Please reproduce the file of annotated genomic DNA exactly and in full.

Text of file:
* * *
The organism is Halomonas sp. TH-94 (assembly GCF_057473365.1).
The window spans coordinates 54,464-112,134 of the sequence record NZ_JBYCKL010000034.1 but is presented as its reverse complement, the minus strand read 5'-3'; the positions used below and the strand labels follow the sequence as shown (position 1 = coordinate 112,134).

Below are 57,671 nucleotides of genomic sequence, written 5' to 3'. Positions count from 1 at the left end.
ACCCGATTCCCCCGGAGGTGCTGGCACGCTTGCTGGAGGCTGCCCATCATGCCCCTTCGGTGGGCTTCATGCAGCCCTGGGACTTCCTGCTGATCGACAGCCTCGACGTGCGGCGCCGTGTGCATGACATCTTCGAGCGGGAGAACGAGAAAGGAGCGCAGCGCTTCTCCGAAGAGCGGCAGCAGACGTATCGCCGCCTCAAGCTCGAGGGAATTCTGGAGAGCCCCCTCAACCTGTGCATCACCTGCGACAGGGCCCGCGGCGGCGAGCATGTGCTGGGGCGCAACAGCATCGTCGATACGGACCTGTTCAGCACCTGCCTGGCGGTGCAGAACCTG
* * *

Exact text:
The organism is Halomonas sp. TH-94 (assembly GCF_057473365.1).
The window spans coordinates 54,464-112,134 of the sequence record NZ_JBYCKL010000034.1 but is presented as its reverse complement, the minus strand read 5'-3'; the positions used below and the strand labels follow the sequence as shown (position 1 = coordinate 112,134).

Below are 57,671 nucleotides of genomic sequence, written 5' to 3'. Positions count from 1 at the left end.
ACCCGATTCCCCCGGAGGTGCTGGCACGCTTGCTGGAGGCTGCCCATCATGCCCCTTCGGTGGGCTTCATGCAGCCCTGGGACTTCCTGCTGATCGACAGCCTCGACGTGCGGCGCCGTGTGCATGACATCTTCGAGCGGGAGAACGAGAAAGGAGCGCAGCGCTTCTCCGAAGAGCGGCAGCAGACGTATCGCCGCCTCAAGCTCGAGGGAATTCTGGAGAGCCCCCTCAACCTGTGCATCACCTGCGACAGGGCCCGCGGCGGCGAGCATGTGCTGGGGCGCAACAGCATCGTCGATACGGACCTGTTCAGCACCTGCCTGGCGGTGCAGAACCTG